Random variable

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A Random variable is a measurable map from a probability space to any measurable space

Let [ilmath](\Omega,\mathcal{A},\mathbb{P})[/ilmath] be a probability space and let [ilmath]X:(\Omega,\mathcal{A})\rightarrow(V,\mathcal{U}) [/ilmath] be a random variable


[math]X^{-1}(U\in\mathcal{U})\in\mathcal{A}[/math], but anything [math]\in\mathcal{A}[/math] is [ilmath]\mathbb{P} [/ilmath]-measurable! So we see:

[math]\mathbb{P}(X^{-1}(U\in\mathcal{U}))\in[0,1][/math] which we may often write as: [math]\mathbb{P}(X=U)[/math] for simplicity (see Mathematicians are lazy)


Often a measurable space that is the domain of the RV will be a probability space, given as [math](\Omega,\mathcal{A},\mathbb{P})[/math], and we may write either:

  • [ilmath]X:(\Omega,\mathcal{A},\mathbb{P})\rightarrow(V,\mathcal{U}) [/ilmath]
  • [ilmath]X:(\Omega,\mathcal{A})\rightarrow(V,\mathcal{U}) [/ilmath]

With the understanding we write [ilmath]\mathbb{P} [/ilmath] in the top one only because it is convenient to remind ourselves what probability measure we are using.


Note that it is only guaranteed that [math]X^{-1}(U\in\mathcal{U})\in\mathcal{A}[/math] but it is not guaranteed that [math]X(A\in\mathcal{A})\in\mathcal{U}[/math], it may sometimes be the case.

For example consider the trivial [ilmath]\sigma[/ilmath]-algebra [math]\mathcal{U}=\{\emptyset,V\}[/math]

However If you consider [math]X:(\Omega,\mathcal{A},\mathbb{P})\rightarrow(V,\{\emptyset,V\})[/math] then this is just the random variable "something happens" underneath it all, or if [math]V=\{2,\cdots,12\}[/math] the event that the sum of the scores is [math]\ge 2[/math].


Discrete random variable

Recall the roll two die example from probability spaces, we will consider the RV [ilmath]X[/ilmath] = the sum of the scores

Recall the die example from probability spaces (which is restated less verbosely here), there:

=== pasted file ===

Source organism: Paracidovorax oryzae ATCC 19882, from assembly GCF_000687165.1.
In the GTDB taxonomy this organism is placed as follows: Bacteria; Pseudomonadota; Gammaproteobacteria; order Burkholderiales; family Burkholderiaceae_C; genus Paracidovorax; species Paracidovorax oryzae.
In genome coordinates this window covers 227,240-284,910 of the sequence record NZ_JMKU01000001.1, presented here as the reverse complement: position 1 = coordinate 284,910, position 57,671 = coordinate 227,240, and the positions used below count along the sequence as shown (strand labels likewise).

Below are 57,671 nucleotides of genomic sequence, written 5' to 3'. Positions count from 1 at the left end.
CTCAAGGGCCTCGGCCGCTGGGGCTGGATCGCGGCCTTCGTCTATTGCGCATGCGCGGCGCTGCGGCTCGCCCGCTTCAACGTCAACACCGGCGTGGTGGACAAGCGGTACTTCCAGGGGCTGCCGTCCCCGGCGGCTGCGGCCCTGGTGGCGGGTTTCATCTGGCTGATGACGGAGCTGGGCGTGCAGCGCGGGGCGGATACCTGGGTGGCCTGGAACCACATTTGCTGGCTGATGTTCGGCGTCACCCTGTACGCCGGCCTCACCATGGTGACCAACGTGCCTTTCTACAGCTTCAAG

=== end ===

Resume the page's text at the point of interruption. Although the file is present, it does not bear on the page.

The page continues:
Component Definition
[ilmath]\Omega[/ilmath] [math]\Omega=\{(a,b)|\ a,b\in\mathbb{N},\ a,b\in[0,6]\}[/math]
[ilmath]\mathcal{A} [/ilmath] [math]\mathcal{A}=\mathcal{P}(\Omega)[/math]
[ilmath]\mathbb{P} [/ilmath] [math]\mathbb{P}(A) = \frac{1}{36}|A|[/math]

Let us define the Random variable that is the sum of the scores on the die, that is [math]X:(\Omega,\mathcal{A},\mathbb{P})\rightarrow(\{2,\cdots,12\},\mathcal{P}(\{2,\cdots,12\}))[/math].

It should be clear that [math](\{2,\cdots,12\},\mathcal{P}(\{2,\cdots,12\}))[/math] is a measurable space however we need not consider a measure on it.

Writing [ilmath]X[/ilmath] out explicitly is hard but there are two parts to it:

Warning - the first bullet point is a suspected claim

  • We can look at what generates a space, we need only consider the single events really, that is to say:
    [math]X(A\in\mathcal{A})\cup X(B\in\mathcal{A})=X(A\cup B\in\mathcal{A})[/math], so we need only look at [ilmath]X[/ilmath] of the individual events

TODO: Prove this

  • We can write it more explicitly as:
    [math]X(A\in\mathcal{A})=\{a+b|(a,b)\in A\}[/math]

Example of pitfall

Take [math]X:(\Omega,\mathcal{P}(\Omega),\mathbb{P})\rightarrow(V,\mathcal{U})[/math], if we define [math]\mathcal{U}=\{\emptyset,V\}[/math] then clearly:

[math]X(\{(1,2)\})=\{3\}\notin\mathcal{U}[/math]. Yet it is still measurable.

So an example! [math]\mathbb{P}(X^{-1}(\{5\}))=\mathbb{P}(X=5)=\mathbb{P}(\{(1,4),(4,1),(2,3),(3,2)\})=\frac{4}{36}=\frac{1}{9}[/math]